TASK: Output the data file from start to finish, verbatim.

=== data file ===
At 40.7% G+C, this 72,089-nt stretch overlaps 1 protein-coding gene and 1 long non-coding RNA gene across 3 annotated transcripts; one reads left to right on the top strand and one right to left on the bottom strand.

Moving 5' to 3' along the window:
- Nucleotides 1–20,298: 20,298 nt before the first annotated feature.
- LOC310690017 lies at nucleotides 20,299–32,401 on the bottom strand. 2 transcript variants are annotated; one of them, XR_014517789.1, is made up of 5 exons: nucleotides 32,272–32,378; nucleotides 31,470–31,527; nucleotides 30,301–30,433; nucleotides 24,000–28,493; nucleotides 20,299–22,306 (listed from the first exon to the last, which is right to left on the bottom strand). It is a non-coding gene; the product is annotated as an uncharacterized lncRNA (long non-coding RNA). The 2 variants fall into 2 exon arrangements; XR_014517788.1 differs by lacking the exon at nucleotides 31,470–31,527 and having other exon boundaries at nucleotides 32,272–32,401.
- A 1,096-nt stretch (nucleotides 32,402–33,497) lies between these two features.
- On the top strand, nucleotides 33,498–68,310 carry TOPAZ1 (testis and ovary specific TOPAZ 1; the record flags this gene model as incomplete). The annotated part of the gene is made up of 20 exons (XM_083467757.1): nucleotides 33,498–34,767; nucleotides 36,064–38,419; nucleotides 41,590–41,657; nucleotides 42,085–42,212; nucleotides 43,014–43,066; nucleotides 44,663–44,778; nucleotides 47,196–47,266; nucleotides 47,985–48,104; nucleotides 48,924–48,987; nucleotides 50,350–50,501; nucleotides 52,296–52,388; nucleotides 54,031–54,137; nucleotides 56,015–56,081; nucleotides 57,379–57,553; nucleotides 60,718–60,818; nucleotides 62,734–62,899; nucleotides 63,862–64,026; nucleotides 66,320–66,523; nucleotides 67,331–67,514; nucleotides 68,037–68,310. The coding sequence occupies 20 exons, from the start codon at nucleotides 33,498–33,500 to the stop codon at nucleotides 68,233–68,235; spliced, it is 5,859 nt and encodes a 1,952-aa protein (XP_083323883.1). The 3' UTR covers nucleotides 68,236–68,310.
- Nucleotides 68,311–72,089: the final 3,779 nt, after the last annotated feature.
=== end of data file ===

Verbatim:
At 40.7% G+C, this 72,089-nt stretch overlaps 1 protein-coding gene and 1 long non-coding RNA gene across 3 annotated transcripts; one reads left to right on the top strand and one right to left on the bottom strand.

Moving 5' to 3' along the window:
- Nucleotides 1–20,298: 20,298 nt before the first annotated feature.
- LOC310690017 lies at nucleotides 20,299–32,401 on the bottom strand. 2 transcript variants are annotated; one of them, XR_014517789.1, is made up of 5 exons: nucleotides 32,272–32,378; nucleotides 31,470–31,527; nucleotides 30,301–30,433; nucleotides 24,000–28,493; nucleotides 20,299–22,306 (listed from the first exon to the last, which is right to left on the bottom strand). It is a non-coding gene; the product is annotated as an uncharacterized lncRNA (long non-coding RNA). The 2 variants fall into 2 exon arrangements; XR_014517788.1 differs by lacking the exon at nucleotides 31,470–31,527 and having other exon boundaries at nucleotides 32,272–32,401.
- A 1,096-nt stretch (nucleotides 32,402–33,497) lies between these two features.
- On the top strand, nucleotides 33,498–68,310 carry TOPAZ1 (testis and ovary specific TOPAZ 1; the record flags this gene model as incomplete). The annotated part of the gene is made up of 20 exons (XM_083467757.1): nucleotides 33,498–34,767; nucleotides 36,064–38,419; nucleotides 41,590–41,657; nucleotides 42,085–42,212; nucleotides 43,014–43,066; nucleotides 44,663–44,778; nucleotides 47,196–47,266; nucleotides 47,985–48,104; nucleotides 48,924–48,987; nucleotides 50,350–50,501; nucleotides 52,296–52,388; nucleotides 54,031–54,137; nucleotides 56,015–56,081; nucleotides 57,379–57,553; nucleotides 60,718–60,818; nucleotides 62,734–62,899; nucleotides 63,862–64,026; nucleotides 66,320–66,523; nucleotides 67,331–67,514; nucleotides 68,037–68,310. The coding sequence occupies 20 exons, from the start codon at nucleotides 33,498–33,500 to the stop codon at nucleotides 68,233–68,235; spliced, it is 5,859 nt and encodes a 1,952-aa protein (XP_083323883.1). The 3' UTR covers nucleotides 68,236–68,310.
- Nucleotides 68,311–72,089: the final 3,779 nt, after the last annotated feature.